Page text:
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Kirby's Return to Dream Land Deluxe Review

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1943609218_KirbyReturntoDreamlandDeluxeboxart.jpg.afa84a22abdd0e33a5ec4e63cb5a834f.jpgAfter his first foray into 3D platforming with Forgotten Land, Kirby returns to his 2D roots with this remaster of the 2011 Wii title. Kirby's Return to Dream Land Deluxe brings a few new bells and whistles but is fundamentally all about bringing Kirby back to classic solid side-scrolling gameplay that the whole family can enjoy. It feels like a blast from the past in more ways than one, and serves as a good reminder of how fun Kirby's core gameplay formula truly is.
Kirby is hanging out on Planet Popstar with his pals when an alien named Magolor crash lands on the planet, scattering parts of his ship across the land. Kirby offers to help repair the ship and off we go on the adventure. It is an understandably story-light game, but the little cutscenes that you do get are pretty cute. Deluxe adds a chunk of new content at the end of the game called Magolor Epilogue that lets you play as him, though it is also not focused on storytelling. Still, the few new cutscenes and text that you get are pretty fun.
When the game was originally released on the Wii, it wasn't just a return to Dream Land for Kirby but a return to form. The previous few Kirby games (Epic Yarn, Mass Attack, and Canvas Curse several years prior) had played around with unique gameplay hooks, but Return to Dream Land brought the focus back to Kirby's iconic copy ability. Those core mechanics feel great here: there's a good amount of copy abilities available, they all have multiple uses, and there are the super abilities that grant you screen-clearing powers of destruction which are awfully satisfying, even if the super abilities are limited to specific stages. The core platforming also feels great. It runs through all of the basic platformer tropes—grassland/forest, underwater, ice, etc.—but Return to Dream Land does the classics so well that it's hard to complain. And of course, as a Kirby game, the difficulty is extremely lax, so it's a perfect game for young players or for getting the whole family involved with multiplayer.
Deluxe essentially adds a little bit of everything to the game. There are two new copy abilities, Mecha and Sand, which feel so at home with the game that if you didn't know you probably wouldn't even realize that they're new additions. A new even easier mode is available if you need it with Helper Magolor who saves you from dying in pits and increases your attack power. You can also carry an item into any stage as a backup health item or random copy ability as another handy way of easing the difficulty a bit. There are also additional multiplayer mini-games and a whole mode dedicated to them with Merry Magoland, which basically feels like a mini Mario Party. There are some mini-games that return from other Kirby games as well as a couple of brand new ones, and you can play locally or play a limited online competition mode where you essentially compete for high scores. Merry Magoland is cute but unless you're a big mini-game fan it'll feel like a lot of added fluff.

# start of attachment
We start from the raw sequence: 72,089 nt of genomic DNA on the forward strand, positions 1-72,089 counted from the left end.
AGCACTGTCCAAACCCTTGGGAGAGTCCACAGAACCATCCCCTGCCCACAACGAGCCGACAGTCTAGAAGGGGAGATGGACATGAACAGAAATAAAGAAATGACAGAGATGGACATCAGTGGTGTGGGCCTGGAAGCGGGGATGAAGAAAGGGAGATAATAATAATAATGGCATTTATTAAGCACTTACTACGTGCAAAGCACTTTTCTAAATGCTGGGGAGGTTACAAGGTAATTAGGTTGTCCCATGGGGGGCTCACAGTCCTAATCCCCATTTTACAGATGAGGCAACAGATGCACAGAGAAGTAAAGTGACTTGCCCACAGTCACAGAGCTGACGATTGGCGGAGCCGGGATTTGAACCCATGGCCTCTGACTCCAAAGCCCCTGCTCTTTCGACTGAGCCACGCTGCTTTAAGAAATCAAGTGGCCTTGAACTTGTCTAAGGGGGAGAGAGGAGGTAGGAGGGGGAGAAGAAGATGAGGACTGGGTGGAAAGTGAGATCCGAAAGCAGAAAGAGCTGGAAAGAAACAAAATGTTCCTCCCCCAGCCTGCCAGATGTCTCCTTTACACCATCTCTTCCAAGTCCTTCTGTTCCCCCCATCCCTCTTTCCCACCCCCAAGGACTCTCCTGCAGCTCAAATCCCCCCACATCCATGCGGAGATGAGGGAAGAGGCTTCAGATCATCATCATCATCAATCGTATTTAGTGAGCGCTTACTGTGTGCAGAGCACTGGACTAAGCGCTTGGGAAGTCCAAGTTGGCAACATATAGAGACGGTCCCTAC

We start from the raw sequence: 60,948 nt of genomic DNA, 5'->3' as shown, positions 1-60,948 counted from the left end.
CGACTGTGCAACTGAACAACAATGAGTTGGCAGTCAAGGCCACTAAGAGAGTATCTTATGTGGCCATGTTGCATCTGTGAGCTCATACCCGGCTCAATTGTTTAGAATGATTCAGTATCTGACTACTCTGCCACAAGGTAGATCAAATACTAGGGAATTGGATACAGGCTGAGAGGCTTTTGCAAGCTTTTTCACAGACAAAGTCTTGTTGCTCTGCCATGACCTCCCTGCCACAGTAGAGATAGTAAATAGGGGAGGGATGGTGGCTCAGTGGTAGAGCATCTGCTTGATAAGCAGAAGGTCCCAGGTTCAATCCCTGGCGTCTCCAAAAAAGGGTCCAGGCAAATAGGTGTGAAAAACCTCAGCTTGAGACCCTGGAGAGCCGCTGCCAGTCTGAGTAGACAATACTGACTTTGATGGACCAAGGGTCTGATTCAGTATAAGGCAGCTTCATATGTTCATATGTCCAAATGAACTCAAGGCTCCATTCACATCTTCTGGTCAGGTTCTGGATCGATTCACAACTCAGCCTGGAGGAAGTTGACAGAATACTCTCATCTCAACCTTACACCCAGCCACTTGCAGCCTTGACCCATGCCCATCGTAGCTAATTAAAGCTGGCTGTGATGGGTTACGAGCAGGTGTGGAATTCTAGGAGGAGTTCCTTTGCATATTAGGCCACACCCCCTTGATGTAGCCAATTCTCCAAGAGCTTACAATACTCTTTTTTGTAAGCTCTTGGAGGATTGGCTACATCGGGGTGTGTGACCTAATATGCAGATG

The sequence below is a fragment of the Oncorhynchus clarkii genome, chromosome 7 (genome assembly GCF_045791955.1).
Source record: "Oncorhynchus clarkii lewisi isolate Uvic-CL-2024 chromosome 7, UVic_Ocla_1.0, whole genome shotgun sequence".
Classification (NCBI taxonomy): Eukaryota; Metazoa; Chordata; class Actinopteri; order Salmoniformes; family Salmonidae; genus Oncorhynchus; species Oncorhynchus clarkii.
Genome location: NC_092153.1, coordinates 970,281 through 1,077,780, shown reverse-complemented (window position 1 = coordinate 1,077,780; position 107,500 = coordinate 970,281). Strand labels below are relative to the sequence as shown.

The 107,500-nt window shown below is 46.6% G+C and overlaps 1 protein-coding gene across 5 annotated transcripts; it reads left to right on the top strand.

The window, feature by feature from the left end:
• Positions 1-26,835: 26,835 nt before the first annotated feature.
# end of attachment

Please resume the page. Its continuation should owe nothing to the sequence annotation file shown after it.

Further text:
The Magolor Epilogue is the most substantial addition to Deluxe, with a brand new adventure that lets you play as Magolor. He doesn't have Kirby's copy ability but he does have a variety of magical attacks that you'll need to gradually unlock by collecting Magic Points, upgrading his skills, and defeating bosses. It's a cool change of pace for a Kirby game—the slight RPG feel of choosing how to upgrade his skills adds a satisfying sense of progression, and tackling the normal Kirby enemies and bosses with a completely different moveset is a fun challenge. You'll also gain bonus Magic Points by maintaining a long attack streak combo, so there's also a different sense of flow to each level as you try to maximize and maintain your combo chain. Magolor definitely feels slower and more clunky than Kirby when you first start out, but it's still a neat change of pace. Magolor Epilogue is sadly pretty short though, clocking in at around two hours, even though it feels like it could've sustained a longer adventure.
Kirby's adventure isn't too long either actually—around seven hours or so will get you through the entire story mode. However, there are plenty of extras to keep you occupied as well. Finishing the game unlocks Extra Mode which is essentially hard mode, there's the Arena—a Kirby staple that runs you through a gauntlet of bosses—and there are all of the multiplayer mini-games available as well. If you try to do everything in Return to Dream Land Deluxe, you'll stay busy for a good long while.
The game's presentation has also obviously seen an upgrade from the Wii's SD graphics. Everything is smoother, more detailed, and there's a stylish crisp outline around characters and enemies. In short, Deluxe looks great without completely overhauling all of the style and personality of the original Wii title. The soundtrack is also fun and bubbly, perfect for a cute and cheerful adventure with Kirby, and the new tracks for Magolor Epilogue are particularly great.
Kirby's Return to Dream Land Deluxe is a trip well worth taking if you missed the Wii original. This is classic Kirby gameplay with a handful of new features for the Switch remaster, including a unique but all too brief epilogue adventure. On their own the Deluxe additions are perhaps only okay, but considering it's been a decade since the original and there's a sharp jump from SD to HD visuals, even veteran players can enjoy returning to one of Kirby's best adventures.
Rating: 8 out of 10 Copy Abilities
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